Court of Appeals of Virginia. RichmondApr 21, 1998
27 Va. App. 209 (Va. Ct. App. 1998)
27 Va. App. 209497 S.E.2d 916

Record No. 1865-97-2

April 21, 1998

Appeal from the Circuit Court, Chesterfield County, William R. Shelton, J.

Stephen L. Dalton (Stephen L. Dalton Associates, on brief), Richmond, for appellant.

Jonathan M. Murdoch-Kitt, Richmond, for appellee.



In this domestic appeal, James Mark Taylor, Jr. (husband) assigns seven grounds of error to the trial court's rulings on the issues of the award to Peggy Ann Young Taylor (wife) of spousal support, child support, and attorney's fees. Five assignments of error were not properly preserved below, and thus Rule 5A:18 bars our consideration of them on appeal. We address the remaining questions of whether the trial court erred in: (1) finding the evidence sufficient to support an award of attorney's fees; and (2) classifying attorney's fees as a lump sum spousal support award. We hold that the trial court erred in delineating an award of attorney's fees as a lump sum spousal support award. Therefore, we affirm in part, reverse in part, and remand.

Husband failed to properly preserve the issues of whether the trial court erroneously attributed loan and rental proceeds to him as income and whether the trial court based the awards of child support, spousal support, and attorney's fees on the resulting excessive amount of income. We decline to consider these issues for the first time on appeal. See Jacques v. Commonwealth, 12 Va. App. 591, 593, 405 S.E.2d 630, 631 (1991) (citing Rule 5A:18). "A contrary rule would `deny the trial court the opportunity to consider and weigh, and, if necessary, reconsider before finally ruling.'" Lecky v. Reed, 20 Va. App. 306, 313, 456 S.E.2d 538, 541 (1995) (citation omitted). Additionally, the record does not reflect any reason to invoke the good cause or ends of justice exceptions to Rule 5A:18.


We recite only those facts relevant to the issues properly before us on appeal. Husband and wife separated on January 31, 1992, after an eighteen year marriage. The parties had four children, ages ten, seven, four, and two, at the time of separation. Wife filed a suit for separate maintenance on April 21, 1993, and on August 25, 1993, she filed for divorce on the grounds of desertion or adultery.

On November 10, 1993, the parties agreed upon and endorsed an order for temporary support. The order provided that husband would pay wife $500 per week in child support, from which she would pay certain limited expenses for herself and the children. Husband agreed to pay all other household expenses, including mortgages, utilities, auto maintenance and insurance, counseling fees, wife's attorney's fees, and the parties' Mastercard and American Express bills. Husband further agreed to be responsible for all expenses of this suit.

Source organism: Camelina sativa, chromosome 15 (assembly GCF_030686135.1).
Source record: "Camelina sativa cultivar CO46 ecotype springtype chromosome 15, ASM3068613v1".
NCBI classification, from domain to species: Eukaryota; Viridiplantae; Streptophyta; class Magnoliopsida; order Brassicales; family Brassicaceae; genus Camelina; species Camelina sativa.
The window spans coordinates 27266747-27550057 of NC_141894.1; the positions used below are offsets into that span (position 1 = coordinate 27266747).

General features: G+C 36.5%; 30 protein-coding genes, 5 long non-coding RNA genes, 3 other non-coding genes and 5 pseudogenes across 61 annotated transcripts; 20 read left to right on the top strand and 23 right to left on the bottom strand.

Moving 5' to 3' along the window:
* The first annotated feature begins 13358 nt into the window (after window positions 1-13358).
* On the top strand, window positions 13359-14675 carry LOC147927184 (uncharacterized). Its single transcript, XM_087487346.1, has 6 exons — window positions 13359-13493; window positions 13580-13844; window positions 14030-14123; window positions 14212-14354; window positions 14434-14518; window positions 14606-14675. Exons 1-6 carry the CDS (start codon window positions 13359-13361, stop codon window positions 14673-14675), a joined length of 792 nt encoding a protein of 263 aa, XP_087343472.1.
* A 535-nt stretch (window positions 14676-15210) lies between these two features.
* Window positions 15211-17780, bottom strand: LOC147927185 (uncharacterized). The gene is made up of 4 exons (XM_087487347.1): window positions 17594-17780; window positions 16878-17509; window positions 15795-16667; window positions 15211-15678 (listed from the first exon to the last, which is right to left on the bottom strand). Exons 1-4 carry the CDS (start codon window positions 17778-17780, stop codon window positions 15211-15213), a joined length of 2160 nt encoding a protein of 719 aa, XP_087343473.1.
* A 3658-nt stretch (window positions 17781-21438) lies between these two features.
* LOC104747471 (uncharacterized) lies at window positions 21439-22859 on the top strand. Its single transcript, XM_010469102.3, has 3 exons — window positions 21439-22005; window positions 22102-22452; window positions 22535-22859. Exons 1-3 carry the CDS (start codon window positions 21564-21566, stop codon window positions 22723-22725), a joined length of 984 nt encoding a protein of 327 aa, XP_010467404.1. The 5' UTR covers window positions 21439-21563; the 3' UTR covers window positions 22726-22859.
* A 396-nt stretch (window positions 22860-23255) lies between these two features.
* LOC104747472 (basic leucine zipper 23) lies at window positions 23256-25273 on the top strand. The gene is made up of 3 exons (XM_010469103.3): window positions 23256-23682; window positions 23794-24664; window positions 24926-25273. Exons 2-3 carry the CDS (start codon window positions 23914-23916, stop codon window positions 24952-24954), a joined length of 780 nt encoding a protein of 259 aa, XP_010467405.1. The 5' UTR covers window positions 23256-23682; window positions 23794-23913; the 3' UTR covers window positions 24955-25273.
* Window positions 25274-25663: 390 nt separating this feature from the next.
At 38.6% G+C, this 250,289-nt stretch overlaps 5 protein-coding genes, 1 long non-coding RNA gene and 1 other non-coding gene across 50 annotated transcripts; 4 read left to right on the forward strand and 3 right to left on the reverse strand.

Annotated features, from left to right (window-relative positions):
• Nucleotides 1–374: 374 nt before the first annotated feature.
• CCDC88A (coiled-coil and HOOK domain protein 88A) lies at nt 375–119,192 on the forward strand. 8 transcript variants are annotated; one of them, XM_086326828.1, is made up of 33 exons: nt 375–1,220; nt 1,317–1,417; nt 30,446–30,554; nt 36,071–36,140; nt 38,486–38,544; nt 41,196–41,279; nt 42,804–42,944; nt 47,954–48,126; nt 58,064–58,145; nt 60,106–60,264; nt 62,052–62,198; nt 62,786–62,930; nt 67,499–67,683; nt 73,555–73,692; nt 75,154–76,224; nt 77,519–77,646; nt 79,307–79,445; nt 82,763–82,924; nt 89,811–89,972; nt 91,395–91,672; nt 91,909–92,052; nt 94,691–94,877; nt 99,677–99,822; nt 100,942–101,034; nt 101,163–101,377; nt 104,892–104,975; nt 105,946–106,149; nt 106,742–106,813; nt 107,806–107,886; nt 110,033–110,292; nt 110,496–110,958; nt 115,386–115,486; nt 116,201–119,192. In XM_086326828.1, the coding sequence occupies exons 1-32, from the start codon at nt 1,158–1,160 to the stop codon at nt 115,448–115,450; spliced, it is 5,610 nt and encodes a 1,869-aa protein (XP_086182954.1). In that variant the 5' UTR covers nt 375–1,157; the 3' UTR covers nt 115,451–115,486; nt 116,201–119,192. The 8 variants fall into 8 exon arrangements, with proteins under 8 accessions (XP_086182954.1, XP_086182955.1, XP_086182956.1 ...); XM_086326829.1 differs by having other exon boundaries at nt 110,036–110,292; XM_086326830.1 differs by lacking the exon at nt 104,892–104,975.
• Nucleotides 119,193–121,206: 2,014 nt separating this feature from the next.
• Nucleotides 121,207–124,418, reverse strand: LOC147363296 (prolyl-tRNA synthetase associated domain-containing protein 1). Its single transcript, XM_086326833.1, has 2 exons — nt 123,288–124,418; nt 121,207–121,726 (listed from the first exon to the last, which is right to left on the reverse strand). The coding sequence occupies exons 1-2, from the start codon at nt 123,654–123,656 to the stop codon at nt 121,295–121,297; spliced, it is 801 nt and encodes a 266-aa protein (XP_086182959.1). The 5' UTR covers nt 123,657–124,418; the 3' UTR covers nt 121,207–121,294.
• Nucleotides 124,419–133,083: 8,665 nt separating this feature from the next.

In April 1995, husband failed to timely respond to wife's interrogatories and requests for document production. After a hearing on June 1, the trial court issued an order compelling discovery and requiring husband's compliance within ten days. Husband answered the interrogatories on December 14, 1995, but he failed to produce the requested documents. After a second hearing on March 8, 1996, husband supplied some of the requested documents in April 1996. The trial court held a hearing on husband's motion to reduce child and spousal support on May 10, 1996. The court denied husband's motion, finding him in violation of a prior court order to make mortgage payments on the parties' marital home.

Evidence adduced at the hearing and by deposition established that wife's monthly expenses for the children are approximately $2,150, and her own expenses are approximately $1,765 (total expenses less child support and mortgage). Wife's additional expenses include $900 per month for rent and $500 per month for her car lease. Although wife has experience teaching and bookkeeping, she last worked on a part-time basis in 1985. She has provided full-time care for the parties' four young children since then. The most money she earned in one year was $15,000. She has no independent resources other than her IRA, and she has no assets other than the parties' jointly-owned condominium.

Husband described recent reverses in his chiropractic practice due to an attempt to expand into rehabilitation and unanticipated changes in reimbursement practices under managed care. He testified that he had considered bankruptcy. While the parties' joint tax returns show an adjusted gross income above $200,000 for each year from 1989 to 1992, after the parties' separation husband's reported income dropped sharply. The parties' adjusted gross income on their 1993 joint tax return was $77,611, and their 1994 joint return reflects income of $42,411. Husband testified in his deposition that he received no income from the business in 1995, but that he received $104,738 in untaxed loans from the business. In addition to the "loans," husband personally received $2,500 per month rent from the corporation for its Colonial Heights office space until he was forced to re-convey the property to the owner. Husband's gross income averaged between $30,000 and $35,000 per month in January, February, and March 1996, and his gross income for June 1996 was $25,000.